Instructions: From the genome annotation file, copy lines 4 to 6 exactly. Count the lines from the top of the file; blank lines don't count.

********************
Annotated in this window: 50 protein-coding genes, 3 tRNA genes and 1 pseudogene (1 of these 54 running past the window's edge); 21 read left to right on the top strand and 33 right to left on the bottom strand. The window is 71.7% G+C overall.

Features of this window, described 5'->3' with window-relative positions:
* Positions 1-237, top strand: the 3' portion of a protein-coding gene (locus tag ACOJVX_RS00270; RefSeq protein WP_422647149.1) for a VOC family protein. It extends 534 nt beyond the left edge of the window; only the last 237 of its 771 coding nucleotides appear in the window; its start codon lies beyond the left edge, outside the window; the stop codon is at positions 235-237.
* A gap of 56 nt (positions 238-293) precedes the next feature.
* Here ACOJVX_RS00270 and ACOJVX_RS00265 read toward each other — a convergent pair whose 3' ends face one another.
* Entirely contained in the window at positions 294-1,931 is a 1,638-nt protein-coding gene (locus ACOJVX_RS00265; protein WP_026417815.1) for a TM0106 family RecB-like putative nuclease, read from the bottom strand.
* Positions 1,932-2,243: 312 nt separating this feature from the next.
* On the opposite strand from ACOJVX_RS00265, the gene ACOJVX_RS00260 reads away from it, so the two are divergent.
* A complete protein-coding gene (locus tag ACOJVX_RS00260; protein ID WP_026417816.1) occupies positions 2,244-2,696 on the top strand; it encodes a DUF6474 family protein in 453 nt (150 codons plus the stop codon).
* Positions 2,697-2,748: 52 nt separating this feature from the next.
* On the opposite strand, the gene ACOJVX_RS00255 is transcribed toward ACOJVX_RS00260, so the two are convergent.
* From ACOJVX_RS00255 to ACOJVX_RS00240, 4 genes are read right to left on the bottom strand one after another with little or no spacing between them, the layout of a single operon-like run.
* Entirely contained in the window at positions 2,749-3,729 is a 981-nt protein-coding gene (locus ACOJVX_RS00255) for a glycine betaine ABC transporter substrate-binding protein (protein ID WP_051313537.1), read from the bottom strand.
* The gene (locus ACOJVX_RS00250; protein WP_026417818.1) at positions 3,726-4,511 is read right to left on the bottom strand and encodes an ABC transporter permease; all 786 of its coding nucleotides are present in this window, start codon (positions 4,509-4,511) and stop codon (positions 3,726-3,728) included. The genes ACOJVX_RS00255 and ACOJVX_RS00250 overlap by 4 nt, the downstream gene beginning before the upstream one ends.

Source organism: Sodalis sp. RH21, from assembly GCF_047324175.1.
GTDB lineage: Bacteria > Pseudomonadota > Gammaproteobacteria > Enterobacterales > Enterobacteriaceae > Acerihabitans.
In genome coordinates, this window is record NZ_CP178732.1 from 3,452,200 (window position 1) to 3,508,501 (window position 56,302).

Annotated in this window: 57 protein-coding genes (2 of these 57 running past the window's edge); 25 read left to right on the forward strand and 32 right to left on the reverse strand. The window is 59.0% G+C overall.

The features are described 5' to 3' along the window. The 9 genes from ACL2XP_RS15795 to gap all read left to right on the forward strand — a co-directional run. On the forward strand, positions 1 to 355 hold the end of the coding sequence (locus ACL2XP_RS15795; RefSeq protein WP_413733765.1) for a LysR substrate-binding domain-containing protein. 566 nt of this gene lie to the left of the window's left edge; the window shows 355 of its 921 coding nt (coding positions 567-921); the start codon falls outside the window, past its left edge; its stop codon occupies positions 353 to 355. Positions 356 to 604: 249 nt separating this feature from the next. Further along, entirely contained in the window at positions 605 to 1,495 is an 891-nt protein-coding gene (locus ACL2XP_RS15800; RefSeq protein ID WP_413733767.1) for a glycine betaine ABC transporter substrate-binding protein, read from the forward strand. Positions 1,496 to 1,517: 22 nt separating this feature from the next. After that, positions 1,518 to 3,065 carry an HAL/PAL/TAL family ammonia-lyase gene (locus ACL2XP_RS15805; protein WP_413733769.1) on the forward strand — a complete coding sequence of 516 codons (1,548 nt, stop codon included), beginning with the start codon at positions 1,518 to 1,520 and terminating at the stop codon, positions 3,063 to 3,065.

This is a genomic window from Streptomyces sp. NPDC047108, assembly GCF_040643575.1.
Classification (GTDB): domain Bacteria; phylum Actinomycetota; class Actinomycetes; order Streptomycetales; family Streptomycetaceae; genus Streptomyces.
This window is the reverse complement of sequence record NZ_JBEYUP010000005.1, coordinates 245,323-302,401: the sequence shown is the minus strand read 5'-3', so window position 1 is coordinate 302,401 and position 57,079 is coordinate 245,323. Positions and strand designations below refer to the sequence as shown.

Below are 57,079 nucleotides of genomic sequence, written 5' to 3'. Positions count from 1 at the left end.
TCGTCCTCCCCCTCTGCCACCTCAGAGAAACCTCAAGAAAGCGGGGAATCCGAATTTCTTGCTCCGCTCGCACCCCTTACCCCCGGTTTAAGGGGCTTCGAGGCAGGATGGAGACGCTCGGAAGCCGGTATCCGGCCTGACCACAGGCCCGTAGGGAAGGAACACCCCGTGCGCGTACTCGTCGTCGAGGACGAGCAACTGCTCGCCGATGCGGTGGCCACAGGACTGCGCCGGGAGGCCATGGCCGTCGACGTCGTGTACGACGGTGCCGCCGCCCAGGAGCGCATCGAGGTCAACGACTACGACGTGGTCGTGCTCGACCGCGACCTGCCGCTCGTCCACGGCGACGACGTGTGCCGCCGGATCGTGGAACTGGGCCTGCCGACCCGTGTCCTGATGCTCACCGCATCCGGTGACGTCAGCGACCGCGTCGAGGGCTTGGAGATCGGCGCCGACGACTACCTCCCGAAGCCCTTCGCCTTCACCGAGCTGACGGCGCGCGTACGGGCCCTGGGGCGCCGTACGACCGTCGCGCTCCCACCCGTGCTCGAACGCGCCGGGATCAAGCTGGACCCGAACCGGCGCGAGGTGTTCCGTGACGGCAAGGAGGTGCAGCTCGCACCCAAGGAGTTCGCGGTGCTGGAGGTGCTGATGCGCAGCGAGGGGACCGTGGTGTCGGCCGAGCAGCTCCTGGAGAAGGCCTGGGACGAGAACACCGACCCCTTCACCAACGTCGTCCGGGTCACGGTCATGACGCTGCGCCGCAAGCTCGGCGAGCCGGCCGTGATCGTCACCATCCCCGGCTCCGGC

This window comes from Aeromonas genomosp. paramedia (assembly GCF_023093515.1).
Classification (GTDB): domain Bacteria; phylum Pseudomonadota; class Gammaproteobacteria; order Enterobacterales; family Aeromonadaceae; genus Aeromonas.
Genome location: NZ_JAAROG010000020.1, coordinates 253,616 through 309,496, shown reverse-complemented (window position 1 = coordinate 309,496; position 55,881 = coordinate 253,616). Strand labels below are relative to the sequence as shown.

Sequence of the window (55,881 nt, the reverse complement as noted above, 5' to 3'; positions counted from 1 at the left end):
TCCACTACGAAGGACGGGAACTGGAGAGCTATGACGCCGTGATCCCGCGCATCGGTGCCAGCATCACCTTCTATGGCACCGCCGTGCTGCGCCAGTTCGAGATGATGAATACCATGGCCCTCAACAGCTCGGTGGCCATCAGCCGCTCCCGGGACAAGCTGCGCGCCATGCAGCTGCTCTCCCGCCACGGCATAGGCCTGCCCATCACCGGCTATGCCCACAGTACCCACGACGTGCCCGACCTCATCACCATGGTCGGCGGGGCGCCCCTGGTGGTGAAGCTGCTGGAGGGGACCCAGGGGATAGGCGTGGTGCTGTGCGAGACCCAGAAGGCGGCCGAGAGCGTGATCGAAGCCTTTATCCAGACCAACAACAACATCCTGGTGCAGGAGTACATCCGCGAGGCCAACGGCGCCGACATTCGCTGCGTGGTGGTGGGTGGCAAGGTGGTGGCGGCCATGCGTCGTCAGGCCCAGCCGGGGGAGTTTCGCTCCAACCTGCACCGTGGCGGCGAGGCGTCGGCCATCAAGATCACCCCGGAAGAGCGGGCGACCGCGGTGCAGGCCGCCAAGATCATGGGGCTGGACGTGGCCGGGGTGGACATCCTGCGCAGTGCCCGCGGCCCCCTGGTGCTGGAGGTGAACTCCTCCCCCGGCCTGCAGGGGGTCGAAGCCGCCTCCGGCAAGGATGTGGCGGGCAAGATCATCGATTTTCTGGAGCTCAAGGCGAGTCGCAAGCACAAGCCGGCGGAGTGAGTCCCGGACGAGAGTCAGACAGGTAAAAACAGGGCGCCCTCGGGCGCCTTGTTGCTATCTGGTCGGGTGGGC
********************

* A gap of 56 nt (positions 238-293) precedes the next feature.
* Here ACOJVX_RS00270 and ACOJVX_RS00265 read toward each other — a convergent pair whose 3' ends face one another.
* Entirely contained in the window at positions 294-1,931 is a 1,638-nt protein-coding gene (locus ACOJVX_RS00265; protein WP_026417815.1) for a TM0106 family RecB-like putative nuclease, read from the bottom strand.